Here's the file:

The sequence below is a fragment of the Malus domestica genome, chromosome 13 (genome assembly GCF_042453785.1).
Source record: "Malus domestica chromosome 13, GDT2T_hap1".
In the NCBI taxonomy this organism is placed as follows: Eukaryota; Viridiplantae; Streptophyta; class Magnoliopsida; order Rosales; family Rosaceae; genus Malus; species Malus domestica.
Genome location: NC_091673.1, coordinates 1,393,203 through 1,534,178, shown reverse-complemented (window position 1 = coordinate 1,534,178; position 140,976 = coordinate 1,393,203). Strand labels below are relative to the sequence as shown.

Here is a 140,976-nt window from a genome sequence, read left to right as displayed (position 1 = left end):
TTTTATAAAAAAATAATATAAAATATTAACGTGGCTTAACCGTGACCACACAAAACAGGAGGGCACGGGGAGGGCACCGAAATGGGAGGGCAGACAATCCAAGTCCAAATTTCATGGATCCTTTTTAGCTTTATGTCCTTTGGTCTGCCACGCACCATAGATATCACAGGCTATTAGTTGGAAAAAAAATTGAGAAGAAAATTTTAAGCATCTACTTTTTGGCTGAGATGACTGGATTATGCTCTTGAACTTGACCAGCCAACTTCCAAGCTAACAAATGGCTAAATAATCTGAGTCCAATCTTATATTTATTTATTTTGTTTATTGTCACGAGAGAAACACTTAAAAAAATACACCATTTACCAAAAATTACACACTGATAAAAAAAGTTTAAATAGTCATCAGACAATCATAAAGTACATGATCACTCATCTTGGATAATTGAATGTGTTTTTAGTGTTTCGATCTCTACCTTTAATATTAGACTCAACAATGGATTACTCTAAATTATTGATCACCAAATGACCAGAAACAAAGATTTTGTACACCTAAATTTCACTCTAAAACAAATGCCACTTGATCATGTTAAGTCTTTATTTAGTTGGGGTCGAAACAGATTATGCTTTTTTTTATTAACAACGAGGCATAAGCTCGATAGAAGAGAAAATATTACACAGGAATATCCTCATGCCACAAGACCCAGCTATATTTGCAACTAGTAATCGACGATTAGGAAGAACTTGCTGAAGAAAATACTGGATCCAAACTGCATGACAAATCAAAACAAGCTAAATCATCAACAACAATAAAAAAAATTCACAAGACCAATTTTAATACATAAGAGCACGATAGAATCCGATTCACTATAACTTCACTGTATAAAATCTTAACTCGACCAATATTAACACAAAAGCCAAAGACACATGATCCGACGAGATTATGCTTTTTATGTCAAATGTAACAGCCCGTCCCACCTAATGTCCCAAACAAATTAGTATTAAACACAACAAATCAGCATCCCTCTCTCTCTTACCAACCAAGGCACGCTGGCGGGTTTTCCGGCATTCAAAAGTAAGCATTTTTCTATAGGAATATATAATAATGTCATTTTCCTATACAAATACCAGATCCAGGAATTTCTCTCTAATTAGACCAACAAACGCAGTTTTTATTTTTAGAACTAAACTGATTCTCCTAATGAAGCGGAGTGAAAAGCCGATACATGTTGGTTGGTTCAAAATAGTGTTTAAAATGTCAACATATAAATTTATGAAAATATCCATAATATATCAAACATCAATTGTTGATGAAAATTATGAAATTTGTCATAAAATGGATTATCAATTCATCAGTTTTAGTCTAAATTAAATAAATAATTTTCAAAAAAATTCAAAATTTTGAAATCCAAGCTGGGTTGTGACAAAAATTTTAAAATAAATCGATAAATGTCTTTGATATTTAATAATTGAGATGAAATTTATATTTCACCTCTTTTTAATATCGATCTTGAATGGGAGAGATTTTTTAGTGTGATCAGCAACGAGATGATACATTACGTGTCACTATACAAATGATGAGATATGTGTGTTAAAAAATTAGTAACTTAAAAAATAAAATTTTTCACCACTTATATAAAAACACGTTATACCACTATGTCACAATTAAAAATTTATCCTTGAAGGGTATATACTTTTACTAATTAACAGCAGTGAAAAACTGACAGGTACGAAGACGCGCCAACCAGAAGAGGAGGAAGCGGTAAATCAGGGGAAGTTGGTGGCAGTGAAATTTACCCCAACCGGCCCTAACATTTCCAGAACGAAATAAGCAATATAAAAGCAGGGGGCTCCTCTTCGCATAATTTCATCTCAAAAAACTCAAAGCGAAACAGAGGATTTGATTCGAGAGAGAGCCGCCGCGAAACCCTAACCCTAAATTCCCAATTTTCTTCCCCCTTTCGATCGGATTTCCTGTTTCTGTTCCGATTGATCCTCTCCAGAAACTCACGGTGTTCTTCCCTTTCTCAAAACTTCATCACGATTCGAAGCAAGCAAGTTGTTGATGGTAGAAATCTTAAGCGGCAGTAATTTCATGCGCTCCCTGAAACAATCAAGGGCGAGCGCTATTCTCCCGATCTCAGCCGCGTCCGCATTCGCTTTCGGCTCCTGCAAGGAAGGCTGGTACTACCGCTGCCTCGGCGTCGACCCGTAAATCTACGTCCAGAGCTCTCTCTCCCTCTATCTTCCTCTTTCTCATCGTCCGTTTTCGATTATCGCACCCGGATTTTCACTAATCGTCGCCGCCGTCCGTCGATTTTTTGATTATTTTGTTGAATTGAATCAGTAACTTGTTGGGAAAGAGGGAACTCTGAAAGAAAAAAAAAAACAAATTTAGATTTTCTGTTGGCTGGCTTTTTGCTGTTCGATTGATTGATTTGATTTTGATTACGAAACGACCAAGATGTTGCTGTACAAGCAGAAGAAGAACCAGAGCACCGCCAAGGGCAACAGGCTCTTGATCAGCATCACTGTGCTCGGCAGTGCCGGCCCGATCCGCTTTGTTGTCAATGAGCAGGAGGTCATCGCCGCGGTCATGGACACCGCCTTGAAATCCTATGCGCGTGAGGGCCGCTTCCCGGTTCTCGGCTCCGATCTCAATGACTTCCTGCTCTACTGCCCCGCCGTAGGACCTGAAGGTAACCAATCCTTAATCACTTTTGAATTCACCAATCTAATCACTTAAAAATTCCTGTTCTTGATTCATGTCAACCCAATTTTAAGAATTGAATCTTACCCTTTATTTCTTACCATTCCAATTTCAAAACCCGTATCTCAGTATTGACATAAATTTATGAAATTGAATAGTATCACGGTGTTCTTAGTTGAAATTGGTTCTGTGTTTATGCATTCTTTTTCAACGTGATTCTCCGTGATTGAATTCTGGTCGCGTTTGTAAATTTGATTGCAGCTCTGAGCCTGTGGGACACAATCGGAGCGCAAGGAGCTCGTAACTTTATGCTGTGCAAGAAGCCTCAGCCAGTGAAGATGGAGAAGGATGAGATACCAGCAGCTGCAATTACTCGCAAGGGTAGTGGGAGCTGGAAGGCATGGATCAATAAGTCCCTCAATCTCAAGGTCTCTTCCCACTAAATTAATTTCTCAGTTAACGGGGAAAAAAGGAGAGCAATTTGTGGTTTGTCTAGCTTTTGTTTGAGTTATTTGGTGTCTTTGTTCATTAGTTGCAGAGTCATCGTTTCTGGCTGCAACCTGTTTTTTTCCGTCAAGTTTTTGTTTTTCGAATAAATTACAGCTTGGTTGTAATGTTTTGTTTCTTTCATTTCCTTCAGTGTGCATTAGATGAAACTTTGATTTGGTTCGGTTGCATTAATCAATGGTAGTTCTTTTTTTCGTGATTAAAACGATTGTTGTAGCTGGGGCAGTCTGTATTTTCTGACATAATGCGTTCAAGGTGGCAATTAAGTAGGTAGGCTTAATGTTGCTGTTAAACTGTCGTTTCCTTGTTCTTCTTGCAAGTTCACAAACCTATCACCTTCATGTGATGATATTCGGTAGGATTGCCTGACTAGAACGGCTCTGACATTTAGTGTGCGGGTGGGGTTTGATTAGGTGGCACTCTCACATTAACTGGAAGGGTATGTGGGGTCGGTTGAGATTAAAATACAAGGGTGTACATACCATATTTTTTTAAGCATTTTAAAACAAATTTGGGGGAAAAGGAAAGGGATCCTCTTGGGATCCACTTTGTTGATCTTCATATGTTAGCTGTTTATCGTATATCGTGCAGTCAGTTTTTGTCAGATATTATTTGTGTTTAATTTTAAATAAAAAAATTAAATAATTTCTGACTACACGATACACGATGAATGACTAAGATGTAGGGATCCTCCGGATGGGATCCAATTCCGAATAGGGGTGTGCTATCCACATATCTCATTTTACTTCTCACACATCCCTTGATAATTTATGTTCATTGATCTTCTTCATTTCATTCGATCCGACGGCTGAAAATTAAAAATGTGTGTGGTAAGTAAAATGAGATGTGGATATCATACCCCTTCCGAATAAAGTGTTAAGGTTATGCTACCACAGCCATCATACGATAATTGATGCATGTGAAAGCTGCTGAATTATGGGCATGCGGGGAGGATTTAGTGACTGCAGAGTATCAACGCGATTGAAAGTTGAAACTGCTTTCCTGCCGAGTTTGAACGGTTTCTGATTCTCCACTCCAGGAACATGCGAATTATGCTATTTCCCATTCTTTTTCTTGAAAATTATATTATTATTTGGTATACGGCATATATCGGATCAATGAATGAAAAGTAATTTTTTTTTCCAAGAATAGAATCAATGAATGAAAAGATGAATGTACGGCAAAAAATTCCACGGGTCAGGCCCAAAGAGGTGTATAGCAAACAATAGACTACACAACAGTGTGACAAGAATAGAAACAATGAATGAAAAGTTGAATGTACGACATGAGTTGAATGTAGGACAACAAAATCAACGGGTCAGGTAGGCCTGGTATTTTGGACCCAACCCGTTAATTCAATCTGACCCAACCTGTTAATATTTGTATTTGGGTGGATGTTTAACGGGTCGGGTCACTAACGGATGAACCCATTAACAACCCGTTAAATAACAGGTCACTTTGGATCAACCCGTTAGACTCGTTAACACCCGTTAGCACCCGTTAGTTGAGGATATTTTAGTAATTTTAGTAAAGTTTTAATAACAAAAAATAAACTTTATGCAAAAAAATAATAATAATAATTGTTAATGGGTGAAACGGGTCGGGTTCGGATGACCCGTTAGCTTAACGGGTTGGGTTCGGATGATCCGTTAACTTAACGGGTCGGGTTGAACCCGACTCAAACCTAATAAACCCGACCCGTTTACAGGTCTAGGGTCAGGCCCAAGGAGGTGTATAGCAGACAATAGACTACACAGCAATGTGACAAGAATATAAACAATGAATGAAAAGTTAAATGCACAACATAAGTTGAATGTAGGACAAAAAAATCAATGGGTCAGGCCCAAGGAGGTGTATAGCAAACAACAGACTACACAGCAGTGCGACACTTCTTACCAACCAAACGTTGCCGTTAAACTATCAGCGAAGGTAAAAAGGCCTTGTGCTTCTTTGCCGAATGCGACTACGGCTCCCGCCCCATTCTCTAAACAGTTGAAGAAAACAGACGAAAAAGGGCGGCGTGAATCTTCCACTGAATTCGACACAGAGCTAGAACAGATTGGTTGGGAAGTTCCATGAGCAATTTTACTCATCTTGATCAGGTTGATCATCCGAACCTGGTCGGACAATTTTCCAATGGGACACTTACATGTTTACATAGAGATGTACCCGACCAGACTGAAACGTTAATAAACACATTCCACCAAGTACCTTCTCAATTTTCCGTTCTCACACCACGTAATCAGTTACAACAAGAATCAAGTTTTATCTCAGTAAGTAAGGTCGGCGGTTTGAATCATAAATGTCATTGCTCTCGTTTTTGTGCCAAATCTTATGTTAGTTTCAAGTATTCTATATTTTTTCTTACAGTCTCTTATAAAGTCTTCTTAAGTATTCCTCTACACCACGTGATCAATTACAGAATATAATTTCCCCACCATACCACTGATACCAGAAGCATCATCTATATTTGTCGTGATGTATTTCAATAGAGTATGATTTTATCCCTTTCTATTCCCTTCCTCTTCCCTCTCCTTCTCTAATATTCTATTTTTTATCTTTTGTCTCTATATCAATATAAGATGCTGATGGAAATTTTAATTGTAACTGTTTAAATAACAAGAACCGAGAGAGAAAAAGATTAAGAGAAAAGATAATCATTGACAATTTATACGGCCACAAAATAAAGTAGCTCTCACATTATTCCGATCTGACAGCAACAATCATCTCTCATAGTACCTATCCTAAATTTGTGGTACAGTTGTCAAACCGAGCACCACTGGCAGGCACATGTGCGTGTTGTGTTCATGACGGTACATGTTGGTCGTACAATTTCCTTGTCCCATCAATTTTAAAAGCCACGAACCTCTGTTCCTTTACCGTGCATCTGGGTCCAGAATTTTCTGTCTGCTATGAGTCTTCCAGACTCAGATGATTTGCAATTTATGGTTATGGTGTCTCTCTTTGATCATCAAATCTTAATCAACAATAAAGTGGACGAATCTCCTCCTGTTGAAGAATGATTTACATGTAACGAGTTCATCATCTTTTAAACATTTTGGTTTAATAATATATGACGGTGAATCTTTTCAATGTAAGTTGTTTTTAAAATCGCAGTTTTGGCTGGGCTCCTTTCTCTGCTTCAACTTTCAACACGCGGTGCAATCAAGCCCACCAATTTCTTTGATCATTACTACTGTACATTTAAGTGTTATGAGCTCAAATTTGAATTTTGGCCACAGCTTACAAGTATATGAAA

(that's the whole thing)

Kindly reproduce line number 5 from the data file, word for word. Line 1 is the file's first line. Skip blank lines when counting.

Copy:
Here is a 140,976-nt window from a genome sequence, read left to right as displayed (position 1 = left end):